They needed just 51 seconds of the fifth to stun the Penguins, with a major assist from Pittsburgh netminder Tristan Jarry.
Jarry’s ill-advised clearing attempt early in the second overtime went right to New York forward Josh Bailey, who raced in to score the winner and give the Islanders a 3-2 victory in Game 5 and a 3-2 lead in the best-of-seven series.
“At first, I was just trying to settle (the puck) down and wanted to get a good shot off,” Bailey said. “Ultimately, I ran out of time and tried to let one go and happy to see it go in.”
New York can close out the East Division champions on Wednesday night in Long Island, a prospect that seemed improbable for long stretches of a regulation the Penguins dominated.
Sorokin, the 25-year-old Russian, is now 3-0 in the series and hardly seems rattled by the stage. Steady throughout and spectacular when the moment required, Sorokin kept Pittsburgh at bay long enough for his teammates to find a way.
“It all goes on Ilya,” Islanders coach Barry Trotz said. “We don’t have a chance if he doesn’t have an outstanding game in the first two periods, either.”
Sorokin stopped 48 shots, a franchise playoff record for a rookie goaltender, and appears to have New York’s goalie situation settled for however long the Islanders last. He started Game 1 when veteran Semyon Varlamov was unavailable, then took a seat as Varlamov took the loss in Games 2 and 3. Trotz turned to Sorokin for Game 4 and he has responded by allowing just three goals over the last seven-plus periods.
“Ilya was playing great and a real backbone for us,” Bailey said. “(He) gave us confidence we were going to get the job done.”
Anthony Beauvillier scored in the first period on a brilliant rush and Jordan Eberle beat an out-of-position Jarry midway through the third period to pull New York even. Bailey’s third — and quite possibly easiest — goal of the playoffs allowed the Islanders to take control of the series.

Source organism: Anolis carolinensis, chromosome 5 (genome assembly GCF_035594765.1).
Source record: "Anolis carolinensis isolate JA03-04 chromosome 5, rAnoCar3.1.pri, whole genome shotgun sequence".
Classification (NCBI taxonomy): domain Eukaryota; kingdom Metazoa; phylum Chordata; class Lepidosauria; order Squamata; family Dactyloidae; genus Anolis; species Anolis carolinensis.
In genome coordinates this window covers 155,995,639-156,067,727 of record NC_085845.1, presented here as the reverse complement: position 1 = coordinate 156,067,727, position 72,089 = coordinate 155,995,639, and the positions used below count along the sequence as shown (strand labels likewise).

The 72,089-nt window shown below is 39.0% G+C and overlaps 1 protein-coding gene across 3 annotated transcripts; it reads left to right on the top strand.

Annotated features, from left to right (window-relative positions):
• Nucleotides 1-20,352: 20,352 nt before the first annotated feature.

“As far as character, if you don’t have it, you’re not going to find a way to win,” Bailey said. “We have lots in that room.”
Evgeni Malkin scored his first postseason goal in more than two years for the Penguins. Bryan Rust added his second of the series. Pittsburgh captain Sidney Crosby picked up assist on Rust’s tally to move past Hall of Famer Brett Hull and into seventh-place on the NHL’s career playoff scoring list.
IN JARRY THEY TRUST?
Jarry, in his first true playoff run with the Penguins after the team traded two-time Stanley Cup winner Matt Murray last fall, finished with 25 saves but looked shaky at times and his inexcusable turnover leaves Pittsburgh in danger of going one-and-done in the playoffs for the third straight year.
The 26-year-old’s teammates came to his defense in the aftermath, pointing out they wouldn’t have won their first division title since 2014 without Jarry. True, but his iffy play in Game 1 let the Islanders get an early jump in the series and his careless outlet pass put the Penguins on the brink of elimination.
“I thought he had a heck of a game up to that point,” Pittsburgh coach Mike Sullivan said. “He made a mistake. But he made some great saves for us throughout the course of the game as well.”
Sullivan has little choice but to stick with Jarry on Wednesday. Backup Casey DeSmith is out with an undisclosed injury, leaving third-stringer Maxime Lagace as the only other option.
“We’ll rally around (Jarry),” Sullivan said. “He’s been a really good goalie for us all year long. He’ll continue to be a good goalie for us going forward.”
The swagger Pittsburgh lacked during a listless performance on Long Island in Game 4 returned back home at half-capacity PPG Paints Arena. The Penguins dictated the pace all night, sending wave after wave at Sorokin.
Malkin, playing on an achy right knee that forced him to miss six weeks during the regular season, ended a 10-game postseason scoring drought when he zipped a wrist shot from the left circle over Sorokin’s right shoulder 8:20 into the first period.
The Penguins outshot New York 20-4 in the second period alone, taking the lead 7:37 into the period on Rust’s long shot from outside the right circle. The game was perhaps Pittsburgh’s best of the season. Now they have to find a way to summon it again after a potentially crushing defeat.
“We played the game the right way,” Sullivan said. “We generated a lot of scoring chances against a pretty stingy defensive team. I just think we’ve got to take the positives.”
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